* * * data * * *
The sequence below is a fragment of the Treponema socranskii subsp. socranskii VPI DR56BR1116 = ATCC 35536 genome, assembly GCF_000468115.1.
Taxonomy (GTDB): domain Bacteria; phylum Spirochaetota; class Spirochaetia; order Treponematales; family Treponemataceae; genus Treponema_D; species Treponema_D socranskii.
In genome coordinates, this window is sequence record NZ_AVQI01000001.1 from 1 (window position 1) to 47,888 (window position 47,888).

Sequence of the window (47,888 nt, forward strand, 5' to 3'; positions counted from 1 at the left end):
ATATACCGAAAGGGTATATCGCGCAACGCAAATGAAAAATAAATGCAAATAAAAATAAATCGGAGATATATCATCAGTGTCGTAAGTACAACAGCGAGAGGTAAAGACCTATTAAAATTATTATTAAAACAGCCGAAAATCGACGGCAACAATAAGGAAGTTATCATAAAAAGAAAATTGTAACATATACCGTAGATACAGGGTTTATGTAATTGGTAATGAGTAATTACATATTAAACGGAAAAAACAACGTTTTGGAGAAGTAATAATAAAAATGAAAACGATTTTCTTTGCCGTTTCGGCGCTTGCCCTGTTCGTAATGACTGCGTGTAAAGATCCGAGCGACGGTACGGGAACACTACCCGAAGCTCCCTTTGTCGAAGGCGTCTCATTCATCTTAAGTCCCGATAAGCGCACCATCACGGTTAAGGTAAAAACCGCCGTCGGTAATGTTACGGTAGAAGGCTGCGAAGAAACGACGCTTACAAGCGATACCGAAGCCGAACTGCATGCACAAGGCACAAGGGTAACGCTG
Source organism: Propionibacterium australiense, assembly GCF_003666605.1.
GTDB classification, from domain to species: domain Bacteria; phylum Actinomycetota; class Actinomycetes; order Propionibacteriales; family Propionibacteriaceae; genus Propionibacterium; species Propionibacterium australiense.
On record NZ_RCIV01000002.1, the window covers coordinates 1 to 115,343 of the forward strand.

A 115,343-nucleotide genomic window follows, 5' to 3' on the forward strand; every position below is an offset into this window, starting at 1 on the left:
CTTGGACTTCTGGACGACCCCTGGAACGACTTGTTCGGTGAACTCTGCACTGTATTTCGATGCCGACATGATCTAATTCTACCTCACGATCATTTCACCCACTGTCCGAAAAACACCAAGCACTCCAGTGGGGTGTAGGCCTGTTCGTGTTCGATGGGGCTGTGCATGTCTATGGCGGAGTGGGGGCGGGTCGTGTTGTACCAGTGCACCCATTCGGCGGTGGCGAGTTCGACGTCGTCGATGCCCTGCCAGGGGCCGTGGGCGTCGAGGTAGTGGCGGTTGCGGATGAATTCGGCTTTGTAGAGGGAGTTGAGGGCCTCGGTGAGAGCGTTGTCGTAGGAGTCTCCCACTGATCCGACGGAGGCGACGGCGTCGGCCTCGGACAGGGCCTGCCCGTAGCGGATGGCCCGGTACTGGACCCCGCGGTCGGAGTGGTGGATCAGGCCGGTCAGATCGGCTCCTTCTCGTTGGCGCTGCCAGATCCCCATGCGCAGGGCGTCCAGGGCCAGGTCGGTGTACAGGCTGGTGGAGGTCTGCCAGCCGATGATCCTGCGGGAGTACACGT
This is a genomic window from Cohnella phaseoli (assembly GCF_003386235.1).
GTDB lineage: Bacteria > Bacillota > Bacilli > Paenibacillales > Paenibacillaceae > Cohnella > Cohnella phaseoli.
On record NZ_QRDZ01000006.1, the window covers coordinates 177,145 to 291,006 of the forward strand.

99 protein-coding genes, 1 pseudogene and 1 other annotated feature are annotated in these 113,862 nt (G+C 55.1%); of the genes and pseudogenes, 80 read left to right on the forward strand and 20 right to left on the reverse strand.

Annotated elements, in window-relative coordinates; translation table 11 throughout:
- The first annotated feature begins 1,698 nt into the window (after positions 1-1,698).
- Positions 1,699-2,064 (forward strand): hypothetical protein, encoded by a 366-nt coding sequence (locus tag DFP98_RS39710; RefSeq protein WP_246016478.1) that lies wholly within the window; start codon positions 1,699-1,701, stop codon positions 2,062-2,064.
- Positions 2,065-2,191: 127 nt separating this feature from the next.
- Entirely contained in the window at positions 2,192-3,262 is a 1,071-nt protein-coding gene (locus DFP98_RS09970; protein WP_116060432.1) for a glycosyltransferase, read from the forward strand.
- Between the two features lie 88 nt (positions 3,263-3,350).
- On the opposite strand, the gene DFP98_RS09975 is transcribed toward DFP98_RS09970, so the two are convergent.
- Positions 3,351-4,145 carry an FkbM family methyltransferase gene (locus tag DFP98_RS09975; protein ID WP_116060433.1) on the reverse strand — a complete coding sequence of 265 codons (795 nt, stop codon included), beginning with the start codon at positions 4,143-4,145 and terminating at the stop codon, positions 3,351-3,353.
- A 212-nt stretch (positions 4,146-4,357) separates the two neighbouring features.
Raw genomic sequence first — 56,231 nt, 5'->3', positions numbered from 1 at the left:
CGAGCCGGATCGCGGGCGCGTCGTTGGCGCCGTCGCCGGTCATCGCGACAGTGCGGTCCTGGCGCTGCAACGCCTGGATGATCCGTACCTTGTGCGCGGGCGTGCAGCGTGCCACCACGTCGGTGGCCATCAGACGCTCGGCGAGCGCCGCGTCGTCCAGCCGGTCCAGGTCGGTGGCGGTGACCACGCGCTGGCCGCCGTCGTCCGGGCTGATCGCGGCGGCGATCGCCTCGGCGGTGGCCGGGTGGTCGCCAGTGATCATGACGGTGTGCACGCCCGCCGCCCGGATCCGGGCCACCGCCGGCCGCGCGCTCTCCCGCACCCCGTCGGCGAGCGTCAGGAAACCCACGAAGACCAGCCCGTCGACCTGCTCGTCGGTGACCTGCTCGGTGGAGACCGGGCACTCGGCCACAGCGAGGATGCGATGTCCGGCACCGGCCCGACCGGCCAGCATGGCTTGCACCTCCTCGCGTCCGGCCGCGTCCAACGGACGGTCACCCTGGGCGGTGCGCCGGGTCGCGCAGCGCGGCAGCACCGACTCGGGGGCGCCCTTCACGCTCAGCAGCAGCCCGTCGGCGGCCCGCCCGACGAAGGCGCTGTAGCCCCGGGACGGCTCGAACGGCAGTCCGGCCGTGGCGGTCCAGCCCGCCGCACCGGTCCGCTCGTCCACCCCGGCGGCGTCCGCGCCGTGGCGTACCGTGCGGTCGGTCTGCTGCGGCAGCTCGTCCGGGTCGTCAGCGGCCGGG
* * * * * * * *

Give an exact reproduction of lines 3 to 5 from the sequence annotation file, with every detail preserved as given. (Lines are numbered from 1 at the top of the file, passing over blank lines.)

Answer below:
In genome coordinates, this window is sequence record NZ_AVQI01000001.1 from 1 (window position 1) to 47,888 (window position 47,888).

Sequence of the window (47,888 nt, forward strand, 5' to 3'; positions counted from 1 at the left end):
ATATACCGAAAGGGTATATCGCGCAACGCAAATGAAAAATAAATGCAAATAAAAATAAATCGGAGATATATCATCAGTGTCGTAAGTACAACAGCGAGAGGTAAAGACCTATTAAAATTATTATTAAAACAGCCGAAAATCGACGGCAACAATAAGGAAGTTATCATAAAAAGAAAATTGTAACATATACCGTAGATACAGGGTTTATGTAATTGGTAATGAGTAATTACATATTAAACGGAAAAAACAACGTTTTGGAGAAGTAATAATAAAAATGAAAACGATTTTCTTTGCCGTTTCGGCGCTTGCCCTGTTCGTAATGACTGCGTGTAAAGATCCGAGCGACGGTACGGGAACACTACCCGAAGCTCCCTTTGTCGAAGGCGTCTCATTCATCTTAAGTCCCGATAAGCGCACCATCACGGTTAAGGTAAAAACCGCCGTCGGTAATGTTACGGTAGAAGGCTGCGAAGAAACGACGCTTACAAGCGATACCGAAGCCGAACTGCATGCACAAGGCACAAGGGTAACGCTG